The Companies Commission of Malaysia (CCM) had on 4 August 2017 issued a Practice Directive No. 3/2017 (PD 3/2017) setting out the "Qualifying Criteria For Audit Exemption For Certain Categories Of Private Companies".

The Malaysian Companies Act 2016 (CA 2016) requires every private company to appoint an auditor for purposes of auditing its financial statements for each financial year. However, the Registrar also has the power to exempt any private company from having to appoint an auditor.

Categories of private companies that qualify for audit exemption

The following categories of private companies will qualify for audit exemption: (i) dormant companies, (ii) zero-revenue companies and (iii) threshold-qualified companies.


When does the audit exemption take effect?

The audit exemption takes effect on or after the dates set out below:



The exemption will not apply to exempt private companies. Under the CA 2016, an exempt private company is a private company with not more than 20 shareholders, none of which are corporate bodies (with direct or indirect interest in those shares).

Practical considerations

Companies will need to carefully consider various practical issues arising from this exemption:

  1. Audit-exempt companies still need to prepare unaudited financial statements in accordance with prevailing approved accounting standards and lodge them with the CCM. The unaudited financial statements must be accompanied by a certificate signed by a director confirming that the financial statements have been prepared based on applicable accounting standards, the board acknowledges responsibility for complying with the CA 2016 and that the shareholders did not request for the financial statements to be audited.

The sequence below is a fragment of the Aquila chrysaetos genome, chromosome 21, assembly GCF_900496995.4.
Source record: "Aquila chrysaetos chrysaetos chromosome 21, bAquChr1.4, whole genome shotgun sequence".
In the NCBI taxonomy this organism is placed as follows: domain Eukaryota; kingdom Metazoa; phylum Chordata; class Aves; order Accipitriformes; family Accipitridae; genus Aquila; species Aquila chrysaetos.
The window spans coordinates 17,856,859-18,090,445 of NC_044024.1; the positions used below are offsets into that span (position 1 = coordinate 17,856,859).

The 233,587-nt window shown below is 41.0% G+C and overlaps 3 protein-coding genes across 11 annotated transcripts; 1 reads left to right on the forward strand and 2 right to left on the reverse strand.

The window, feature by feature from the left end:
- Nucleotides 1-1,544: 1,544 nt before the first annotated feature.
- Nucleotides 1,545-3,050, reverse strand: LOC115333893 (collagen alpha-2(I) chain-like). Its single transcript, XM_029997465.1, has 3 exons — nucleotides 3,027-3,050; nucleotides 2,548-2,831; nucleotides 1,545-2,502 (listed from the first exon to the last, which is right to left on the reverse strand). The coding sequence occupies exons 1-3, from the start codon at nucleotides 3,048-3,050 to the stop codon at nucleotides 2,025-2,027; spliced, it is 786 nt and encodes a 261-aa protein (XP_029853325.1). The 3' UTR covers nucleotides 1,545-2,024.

2. The board will have a collective responsibility for the certification and the unaudited financial statements. They must understand potential legal ramifications arising from third parties relying on the information as the unaudited financial statements will be a publicly available document.
  3. The board may require the assistance of audit / accounting firms to prepare the unaudited financial statements in accordance with the accounting standards. From a cost perspective, it may not make much of a difference from a full audit exercise.
  4. For companies which do not qualify in subsequent financial years, there is a risk that the auditors may qualify the audited financial statements on the basis that the opening balances are derived from unaudited numbers.
  5. The tax authorities may still require financial information in annual corporate tax submissions to be derived from audited figures.

Companies will have to undertake a cost-benefit analysis and consult their financial and tax advisers to determine whether they qualify for audit exemption and more importantly, whether there is any practical and/or regulatory advantage to pursue the audit exemption.

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